Many people begin to suffer from joint pain over time, usually due to some form of arthritis. In actuality, there are many different forms of arthritis; however, the two most common are osteoarthritis or rheumatoid arthritis. The symptoms associated with different types of arthritis are similar, making them easy to confuse. Truthfully, few people have been properly educated on the onset, symptomatology, and risk factors associated with each different type of arthritis. Hopefully, after reading this article, it will be easier for you to decide which may be responsible for your joint pain.

How to Tell the Difference

Both osteoarthritis and rheumatoid arthritis are arthritic diseases that cause joint pain and neither is decidedly better or worse than the other. Both disease cause stiffness, swelling, and limited movement in the joints; the difference lies in where and when the symptoms begin.

  • When It Begins – With both of these types of arthritis, they appear at different stages in a person’s life. Rheumatoid arthritis can begin anytime in life, but osteoarthritis almost always begins later in life.  Age is a factor most often overlooked, but is important.  If someone has had joint pain for most of their life, it is more likely to be rheumatoid arthritis than osteoarthritis.
  • Symptoms – This is an area where people get confused, making it a mess to explain to doctors. Rheumatoid arthritis causes joints to be swollen, extremely stiff, and painful to the touch with discomfort being noticeable. With osteoarthritis, the joints are achy and tender, but the swelling is significantly less noticeable and isn’t usually painful when touched.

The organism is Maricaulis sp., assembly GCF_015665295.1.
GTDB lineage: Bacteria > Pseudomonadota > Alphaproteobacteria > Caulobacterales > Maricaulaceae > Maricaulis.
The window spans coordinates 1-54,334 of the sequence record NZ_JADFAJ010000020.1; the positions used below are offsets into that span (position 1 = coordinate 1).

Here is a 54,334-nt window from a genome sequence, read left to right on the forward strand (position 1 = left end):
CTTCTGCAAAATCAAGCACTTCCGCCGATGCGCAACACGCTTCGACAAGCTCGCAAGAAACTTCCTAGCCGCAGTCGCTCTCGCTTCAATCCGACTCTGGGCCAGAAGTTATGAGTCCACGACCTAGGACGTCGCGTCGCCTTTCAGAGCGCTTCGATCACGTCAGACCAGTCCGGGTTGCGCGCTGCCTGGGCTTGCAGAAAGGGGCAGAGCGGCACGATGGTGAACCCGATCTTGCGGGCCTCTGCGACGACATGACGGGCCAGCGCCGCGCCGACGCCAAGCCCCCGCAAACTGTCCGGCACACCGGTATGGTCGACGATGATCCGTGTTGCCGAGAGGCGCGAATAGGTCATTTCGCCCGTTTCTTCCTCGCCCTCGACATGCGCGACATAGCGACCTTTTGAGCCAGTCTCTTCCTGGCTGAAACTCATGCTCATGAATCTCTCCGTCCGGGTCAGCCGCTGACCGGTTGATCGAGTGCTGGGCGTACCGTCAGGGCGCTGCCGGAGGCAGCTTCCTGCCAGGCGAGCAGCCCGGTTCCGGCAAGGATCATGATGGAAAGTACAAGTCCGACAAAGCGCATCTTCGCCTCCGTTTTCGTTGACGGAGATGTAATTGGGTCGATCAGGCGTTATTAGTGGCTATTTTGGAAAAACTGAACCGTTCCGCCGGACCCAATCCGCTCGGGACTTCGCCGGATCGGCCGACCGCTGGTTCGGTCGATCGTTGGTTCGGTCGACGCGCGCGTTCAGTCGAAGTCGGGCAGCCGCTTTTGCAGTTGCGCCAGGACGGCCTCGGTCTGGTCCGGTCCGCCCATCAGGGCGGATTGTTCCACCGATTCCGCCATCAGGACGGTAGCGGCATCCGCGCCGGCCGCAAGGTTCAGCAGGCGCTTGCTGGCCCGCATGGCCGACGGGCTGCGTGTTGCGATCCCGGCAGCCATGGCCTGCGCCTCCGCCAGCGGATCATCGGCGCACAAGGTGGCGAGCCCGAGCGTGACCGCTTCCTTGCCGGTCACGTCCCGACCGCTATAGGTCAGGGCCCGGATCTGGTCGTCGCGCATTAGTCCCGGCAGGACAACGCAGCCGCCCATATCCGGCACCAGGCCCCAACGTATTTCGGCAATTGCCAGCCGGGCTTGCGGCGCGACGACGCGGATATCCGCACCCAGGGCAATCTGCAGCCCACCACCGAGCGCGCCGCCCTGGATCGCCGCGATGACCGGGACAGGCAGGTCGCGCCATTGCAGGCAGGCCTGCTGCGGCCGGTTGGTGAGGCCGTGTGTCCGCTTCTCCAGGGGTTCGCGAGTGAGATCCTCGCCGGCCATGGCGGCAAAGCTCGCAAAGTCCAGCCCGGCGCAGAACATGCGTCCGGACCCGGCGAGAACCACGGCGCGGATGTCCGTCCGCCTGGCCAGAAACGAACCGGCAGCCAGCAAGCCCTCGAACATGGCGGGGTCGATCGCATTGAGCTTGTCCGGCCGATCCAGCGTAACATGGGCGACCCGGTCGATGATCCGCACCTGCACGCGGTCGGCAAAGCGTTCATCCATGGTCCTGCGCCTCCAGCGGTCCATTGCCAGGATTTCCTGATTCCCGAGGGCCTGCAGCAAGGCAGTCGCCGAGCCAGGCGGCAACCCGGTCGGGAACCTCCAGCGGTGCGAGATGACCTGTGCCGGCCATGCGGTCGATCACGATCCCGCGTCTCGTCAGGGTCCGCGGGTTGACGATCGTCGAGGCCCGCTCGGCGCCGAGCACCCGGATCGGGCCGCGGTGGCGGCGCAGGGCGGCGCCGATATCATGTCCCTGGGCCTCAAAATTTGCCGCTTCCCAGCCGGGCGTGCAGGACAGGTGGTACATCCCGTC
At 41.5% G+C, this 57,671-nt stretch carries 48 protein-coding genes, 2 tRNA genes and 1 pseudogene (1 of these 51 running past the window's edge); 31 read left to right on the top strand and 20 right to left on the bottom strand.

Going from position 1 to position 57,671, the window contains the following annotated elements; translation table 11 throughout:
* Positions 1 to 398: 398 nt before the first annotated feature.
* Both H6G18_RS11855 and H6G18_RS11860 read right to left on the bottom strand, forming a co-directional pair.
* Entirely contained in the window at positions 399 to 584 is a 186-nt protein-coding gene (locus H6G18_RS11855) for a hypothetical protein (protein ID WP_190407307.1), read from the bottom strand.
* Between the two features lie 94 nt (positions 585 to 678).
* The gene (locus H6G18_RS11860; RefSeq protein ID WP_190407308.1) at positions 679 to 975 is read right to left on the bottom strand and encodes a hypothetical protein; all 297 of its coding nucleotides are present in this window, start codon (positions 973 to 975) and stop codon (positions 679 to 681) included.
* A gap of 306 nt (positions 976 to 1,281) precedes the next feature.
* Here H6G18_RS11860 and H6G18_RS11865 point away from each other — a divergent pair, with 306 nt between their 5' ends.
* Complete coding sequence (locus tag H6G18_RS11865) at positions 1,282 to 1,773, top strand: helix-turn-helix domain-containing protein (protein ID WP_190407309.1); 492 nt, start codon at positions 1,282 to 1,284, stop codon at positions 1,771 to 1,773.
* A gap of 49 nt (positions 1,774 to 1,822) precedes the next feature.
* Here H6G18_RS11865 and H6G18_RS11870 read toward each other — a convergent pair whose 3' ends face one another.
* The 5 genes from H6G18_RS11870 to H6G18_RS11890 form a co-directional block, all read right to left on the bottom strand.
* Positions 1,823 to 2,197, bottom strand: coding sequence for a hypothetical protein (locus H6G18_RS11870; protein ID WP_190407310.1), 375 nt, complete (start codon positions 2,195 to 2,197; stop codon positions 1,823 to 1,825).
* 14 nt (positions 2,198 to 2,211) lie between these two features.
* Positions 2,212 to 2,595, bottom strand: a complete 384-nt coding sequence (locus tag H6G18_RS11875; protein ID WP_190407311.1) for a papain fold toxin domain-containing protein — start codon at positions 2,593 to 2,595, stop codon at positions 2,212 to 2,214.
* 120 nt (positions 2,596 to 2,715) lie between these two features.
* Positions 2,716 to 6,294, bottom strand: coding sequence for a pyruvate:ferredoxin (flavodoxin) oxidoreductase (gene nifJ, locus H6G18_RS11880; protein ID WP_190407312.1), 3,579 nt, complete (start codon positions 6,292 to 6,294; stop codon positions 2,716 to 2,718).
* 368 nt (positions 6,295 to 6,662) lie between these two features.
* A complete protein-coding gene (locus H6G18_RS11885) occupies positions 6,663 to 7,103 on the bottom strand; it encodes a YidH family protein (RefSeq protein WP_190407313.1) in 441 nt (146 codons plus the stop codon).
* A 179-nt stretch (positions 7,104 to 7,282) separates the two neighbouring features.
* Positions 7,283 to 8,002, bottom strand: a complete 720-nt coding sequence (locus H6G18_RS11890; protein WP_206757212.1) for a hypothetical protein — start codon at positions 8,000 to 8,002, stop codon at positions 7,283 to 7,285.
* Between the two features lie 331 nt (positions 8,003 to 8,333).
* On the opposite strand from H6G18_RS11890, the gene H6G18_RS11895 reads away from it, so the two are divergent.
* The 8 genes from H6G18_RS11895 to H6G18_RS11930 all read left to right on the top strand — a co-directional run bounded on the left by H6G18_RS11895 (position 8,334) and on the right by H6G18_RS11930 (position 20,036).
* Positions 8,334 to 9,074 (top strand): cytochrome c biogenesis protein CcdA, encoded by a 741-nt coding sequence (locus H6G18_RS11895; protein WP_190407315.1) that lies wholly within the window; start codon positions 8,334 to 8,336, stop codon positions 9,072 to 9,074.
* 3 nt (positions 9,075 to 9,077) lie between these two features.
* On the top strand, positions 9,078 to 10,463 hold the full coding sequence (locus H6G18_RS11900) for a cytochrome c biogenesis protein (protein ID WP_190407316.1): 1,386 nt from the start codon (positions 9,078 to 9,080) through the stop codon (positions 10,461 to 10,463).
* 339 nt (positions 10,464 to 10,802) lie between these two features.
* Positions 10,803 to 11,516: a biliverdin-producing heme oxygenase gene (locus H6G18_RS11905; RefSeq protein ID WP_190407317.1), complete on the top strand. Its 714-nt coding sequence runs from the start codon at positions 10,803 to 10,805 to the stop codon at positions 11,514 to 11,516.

• Morning Stiffness – The first thing a person notices when they get up is the stiffness in their joints but it goes away quickly. This is true for osteoarthritis; stiffness typically lasts less than an hour and seldom interferes with daily routine. With rheumatoid arthritis, morning stiffness can last much longer than one hour, often delaying or preventing daily routine.
  • Overall Body System Symptoms – With both of these types of arthritis, the body will feel some discomfort, although one is more pervasive than the other. The biggest difference is the frequent fatigue and overall feeling of being sick with rheumatoid arthritis, especially during changes in weather.  Those with osteoarthritis will feel symptoms, especially during weather changes, but they’ll be in isolated areas of the body.

Some Other Things to Think About

The symptoms for both rheumatoid arthritis and osteoarthritis are different yet very similar, making misdiagnosis especially common.  For those struggling with their weight, osteoarthritis may occur later in life but they can also get rheumatoid arthritis at any time.  Both types of arthritis are found more commonly in women than men and both are more prevalent in older adults. The key is making sure to tell the doctor the correct symptoms so they can diagnose correctly.


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About the Author: Victoria K. Stickley is a copywriter, editor, and senior content manager based in the Dallas area. Her graduate education in counseling and research has helped immensely in her writing as well as the care she provides for her grandparents. She currently provides support and resources to senior care websites as she learns and experiences senior care first-hand.